Rhode Islanders vote to change the state's name on Tuesday. Some say it's racist.
via Taber Andrew Bain / Flickr

The tiniest state with the longest name may soon just be the tiniest state after November 3. Rhode Island is voting on whether to change its official name from "The State of Rhode Island and Providence Plantations" to "The State of Rhode Island."

Lawmakers in the state would like to shorten the name because the term "plantations" has a historical connection to slavery in the United States.

This isn't the first time the state has attempted to remove "plantations" from its name. Rhode Island attempted the change ten years ago and 78% of voters opposed the idea.


A "Yes" vote supports amending the Rhode Island Constitution to remove "Providence Plantations" from the official state name in the Preamble, Article III (Oath of Officers), and Article IX (Commissions).

"I've never had anyone ask me where I'm from and I say, 'The State of Rhode Island and Providence Plantations,'" Bill Lynch, the chairman of Rhode Island United, told WPRI. "We've seen in other parts of the country some really bad things happen to show that we may have made progress, but not enough on race relations, generally speaking."

The move comes in the wake of an executive order from Governor Gina Raimondo in June to remove "plantations" from government documents.

"Many of the State's residents find it painful that a word so closely associated with slavery should appear in the official name of the State," Raimondo said.

"The pain that this association causes to some of our residents should be of concern to all Rhode Islanders and we should do everything in our power to ensure that all communities can take pride in our State," she continued.

Opponents of the bill claim the term "plantation" had no connection to slavery when Roger Williams settled Providence in 1636.

In fact, Williams was an abolitionist theologian and it's believed included "Providence Plantations" to refer to a new settlement, not an estate cultivated by slaves.

via Jimmy Emerson / Flickr

However, Rhode Island does have an ugly past when it comes to slavery. In the mid-18h century, it was a vital part of the slave trade and had a higher slave population than any other Northern colony.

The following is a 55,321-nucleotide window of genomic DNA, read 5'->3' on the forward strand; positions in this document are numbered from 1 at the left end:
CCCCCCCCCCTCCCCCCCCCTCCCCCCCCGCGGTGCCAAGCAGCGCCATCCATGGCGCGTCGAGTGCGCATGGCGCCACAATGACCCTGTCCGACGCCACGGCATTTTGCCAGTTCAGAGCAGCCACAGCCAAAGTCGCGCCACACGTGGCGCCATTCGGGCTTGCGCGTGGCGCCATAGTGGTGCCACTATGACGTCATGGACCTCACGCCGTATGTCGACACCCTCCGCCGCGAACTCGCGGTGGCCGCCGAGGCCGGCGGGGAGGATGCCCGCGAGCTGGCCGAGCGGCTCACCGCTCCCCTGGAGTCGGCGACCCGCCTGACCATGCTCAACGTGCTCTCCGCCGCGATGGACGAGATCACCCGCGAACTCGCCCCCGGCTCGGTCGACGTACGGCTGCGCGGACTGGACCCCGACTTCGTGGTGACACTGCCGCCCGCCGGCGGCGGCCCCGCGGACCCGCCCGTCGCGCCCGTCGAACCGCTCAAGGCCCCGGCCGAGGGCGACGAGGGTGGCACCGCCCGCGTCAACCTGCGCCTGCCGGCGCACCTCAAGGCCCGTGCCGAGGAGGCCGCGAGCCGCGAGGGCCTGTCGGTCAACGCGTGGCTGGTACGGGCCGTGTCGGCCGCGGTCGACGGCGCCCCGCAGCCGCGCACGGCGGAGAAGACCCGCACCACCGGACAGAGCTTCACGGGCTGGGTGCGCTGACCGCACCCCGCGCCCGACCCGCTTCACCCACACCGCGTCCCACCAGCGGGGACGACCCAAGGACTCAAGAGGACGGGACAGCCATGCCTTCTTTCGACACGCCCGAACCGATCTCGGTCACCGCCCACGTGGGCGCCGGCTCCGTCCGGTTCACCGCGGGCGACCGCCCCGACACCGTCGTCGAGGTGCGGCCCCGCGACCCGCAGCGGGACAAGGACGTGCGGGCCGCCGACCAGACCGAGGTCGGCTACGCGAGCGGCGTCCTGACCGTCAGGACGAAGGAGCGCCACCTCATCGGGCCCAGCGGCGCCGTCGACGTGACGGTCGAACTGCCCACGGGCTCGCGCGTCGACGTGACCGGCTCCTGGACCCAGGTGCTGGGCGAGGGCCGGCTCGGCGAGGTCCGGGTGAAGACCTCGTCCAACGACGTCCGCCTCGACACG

Even though it was the smallest state in the colonies, the vast majority of slave ships came from Rhode Island ports.

Slavery began on small farms which then grew to Plantation-like size. "Eventually, these farms grew to be plantations comparable to those in America's southern colonies," wrote Salve Regina University adjunct professor Fred Zilian, "and with these plantations, a class of Narragansett planters emerged."

Slavery was phased out in the state after the passing of the Gradual Emancipation Act of March 1, 1784.

Although it appears as though the original intent of the state's name had nothing to do with slavery, it's hard to separate the historical meaning of the world with how it's interpreted in 2020. Especially at a time when Americans are taking a deep look at its racist history.

"This isn't going to solve the race relations problem in the country, but it sends a message in Rhode Island that we care," Lynch said.

Like the rest of the Western hemisphere, I woke up this morning to the surprising news that gymnastic superstar Simone Biles had backed out of the Olympic team finals after an uncharacteristically bad vault performance. After some conflicting reports about a possible injury, it became clear that she was physically fine—it was her mental state that had gotten twisted.

Cue the armchair commentators complaining that she had let the team down, that she's only concerned about herself, and that she shouldn't have gone into the competition if she didn't have the mental toughness to handle it.

Hoo boy. Let's all just take a deep breath and step back for a second.

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